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Asia-pacific

Authorities race to protect tens of thousands from new floods

Text by News Wires

Latest update : 2010-09-06

Pakistani authorities on Monday raced to protect 360,000 residents in two southern towns in Sindh province from new flood waters as the country struggles to cope, a month and a half after monsoons caused devastating floods across the nation.

AFP - Pakistani authorities were Monday racing to protect two southern towns and their 360,000 residents from surging floods, as the nation struggles to cope with its worst natural disaster in living memory.
   
A month and a half after monsoons caused devastating floods throughout the country, submerging an area the size of England, eight million people remain dependent on handouts for their survival, which many say are too slow coming.
   
Advancing floodwaters continue to threaten towns in Sindh province, where 19 of its 23 districts have been deluged, displacing more than 2.8 million people, according to provincial authorities.
   
"The situation is a bit serious in Johi town and Dadu. We are taking all-out measures to save them from ravaging floodwaters," provincial irrigation minister Jam Saifullah Dharejo told AFP.
   
"The water is 20 kilometres away from Dadu city but we cannot rule out a serious threat to this city," one of the largest in the north of Sindh, Dharejo said.
   
"We are making all our efforts to save Dadu and Johi," he added.
   
Dadu and Johi are about 320 kilometres (200 miles) north of the main southern port city of Karachi and officials fear the waters will breach protective embankments unless they are quickly strengthened.
   
"Things are getting serious, we have employed all the possible resources on the embankments to save the remaining towns and villages of Dadu district," Dharejo said.
   
District coordination officer Iqbal Memon said Johi was most in danger of the advancing floods.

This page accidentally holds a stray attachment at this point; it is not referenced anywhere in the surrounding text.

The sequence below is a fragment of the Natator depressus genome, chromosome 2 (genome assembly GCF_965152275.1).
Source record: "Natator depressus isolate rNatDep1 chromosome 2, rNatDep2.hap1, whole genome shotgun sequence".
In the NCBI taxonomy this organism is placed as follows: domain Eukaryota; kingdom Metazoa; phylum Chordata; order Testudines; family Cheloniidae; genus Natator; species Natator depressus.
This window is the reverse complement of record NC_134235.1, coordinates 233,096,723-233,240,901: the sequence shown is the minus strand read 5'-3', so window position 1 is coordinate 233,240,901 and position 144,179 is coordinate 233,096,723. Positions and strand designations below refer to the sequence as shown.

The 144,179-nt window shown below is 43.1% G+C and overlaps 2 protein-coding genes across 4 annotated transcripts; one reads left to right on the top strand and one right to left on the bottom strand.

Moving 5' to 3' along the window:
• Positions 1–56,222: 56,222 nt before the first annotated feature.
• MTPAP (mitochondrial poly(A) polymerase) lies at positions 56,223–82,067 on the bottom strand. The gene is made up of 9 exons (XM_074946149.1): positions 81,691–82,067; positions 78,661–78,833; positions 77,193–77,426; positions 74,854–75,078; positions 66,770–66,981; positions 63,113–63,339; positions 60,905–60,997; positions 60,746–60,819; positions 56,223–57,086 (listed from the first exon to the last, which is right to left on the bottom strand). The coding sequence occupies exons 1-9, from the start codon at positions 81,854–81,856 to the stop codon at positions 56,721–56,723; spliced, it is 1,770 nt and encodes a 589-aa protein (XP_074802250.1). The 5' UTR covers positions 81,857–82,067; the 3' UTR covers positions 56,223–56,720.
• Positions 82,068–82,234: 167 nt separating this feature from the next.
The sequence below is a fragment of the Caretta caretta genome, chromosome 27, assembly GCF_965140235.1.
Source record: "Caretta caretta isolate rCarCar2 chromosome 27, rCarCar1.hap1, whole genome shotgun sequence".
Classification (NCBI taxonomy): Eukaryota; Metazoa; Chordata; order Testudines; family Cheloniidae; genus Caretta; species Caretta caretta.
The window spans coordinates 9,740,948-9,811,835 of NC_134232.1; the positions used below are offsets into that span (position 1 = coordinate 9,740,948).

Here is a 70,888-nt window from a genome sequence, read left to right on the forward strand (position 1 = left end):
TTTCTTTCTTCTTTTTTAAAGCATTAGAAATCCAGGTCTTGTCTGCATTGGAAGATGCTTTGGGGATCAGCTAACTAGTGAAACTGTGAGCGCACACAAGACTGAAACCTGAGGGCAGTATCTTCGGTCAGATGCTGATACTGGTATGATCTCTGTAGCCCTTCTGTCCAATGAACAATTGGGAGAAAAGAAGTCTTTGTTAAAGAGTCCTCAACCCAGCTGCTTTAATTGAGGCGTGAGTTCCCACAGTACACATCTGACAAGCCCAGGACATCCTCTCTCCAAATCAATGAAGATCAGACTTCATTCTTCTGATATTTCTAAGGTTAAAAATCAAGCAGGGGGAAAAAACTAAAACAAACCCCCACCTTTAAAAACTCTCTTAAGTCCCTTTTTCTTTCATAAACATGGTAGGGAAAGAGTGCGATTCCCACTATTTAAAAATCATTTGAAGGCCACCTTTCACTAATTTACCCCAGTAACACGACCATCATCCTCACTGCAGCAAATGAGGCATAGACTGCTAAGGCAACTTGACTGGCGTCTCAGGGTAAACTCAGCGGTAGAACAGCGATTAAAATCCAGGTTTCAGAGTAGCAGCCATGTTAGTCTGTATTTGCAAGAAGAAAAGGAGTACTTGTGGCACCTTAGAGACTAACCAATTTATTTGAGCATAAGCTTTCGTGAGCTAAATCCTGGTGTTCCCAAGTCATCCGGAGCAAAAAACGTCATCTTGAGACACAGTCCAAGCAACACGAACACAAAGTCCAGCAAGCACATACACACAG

"The floodwaters are fast heading towards Johi town after inundating most parts of Khairpur Nathan Shah and Mehar towns and several surrounding villages in Dadu district," he said.
   
"For two days, we are employing all available means to strengthen the protective embankments around Dadu and Johi but the threat still remains," he said.
   
About 80 percent of the Johi's population of 60,000 had already fled to safer areas. Memon, however, asked the 300,000 residents of Dadu not to panic.
   
"The people of Dadu city should remain vigilant for any serious situation that could come across," he said.
   
Meanwhile, troops had evacuated 2,644 people from flood-hit areas of Jati, Mehar, Johi, Shahdad Kot and Sujawal, the military said in a statement.
   
"Army has established 25 relief camps in Sindh," it said, adding that 33,047 people were given cooked food during the previous 24 hours.
   
The UN has warned that the slow pace of aid pledges could impede relief operations and says Pakistan faces a triple threat to food supplies -- with seeds, crops and incomes hit.
   
The floods have ruined 3.6 million hectares (8.9 million acres) of rich farmland, and the UN's Food and Agriculture Organisation said farmers urgently needed seeds to plant for next year's crops.
   
Prime Minister Yousuf Raza Gilani has warned that the country faces inflation of up to 20 percent and slower growth because of the disaster.
   
The floods have killed 1,760 people but disaster officials have said the number of deaths is likely to rise "significantly" when the missing are accounted for.
   
China will provide an additional assistance of 30 million dollars in kind to Pakistan to supplement flood-relief efforts, China's ambassador to Pakistan Liu Jian told Gilani in Islamabad on Monday, an official statement said.
   
With the additional contribution, the total Chinese assistance to Pakistan has now risen to 50 million dollars.

 

Date created : 2010-09-06

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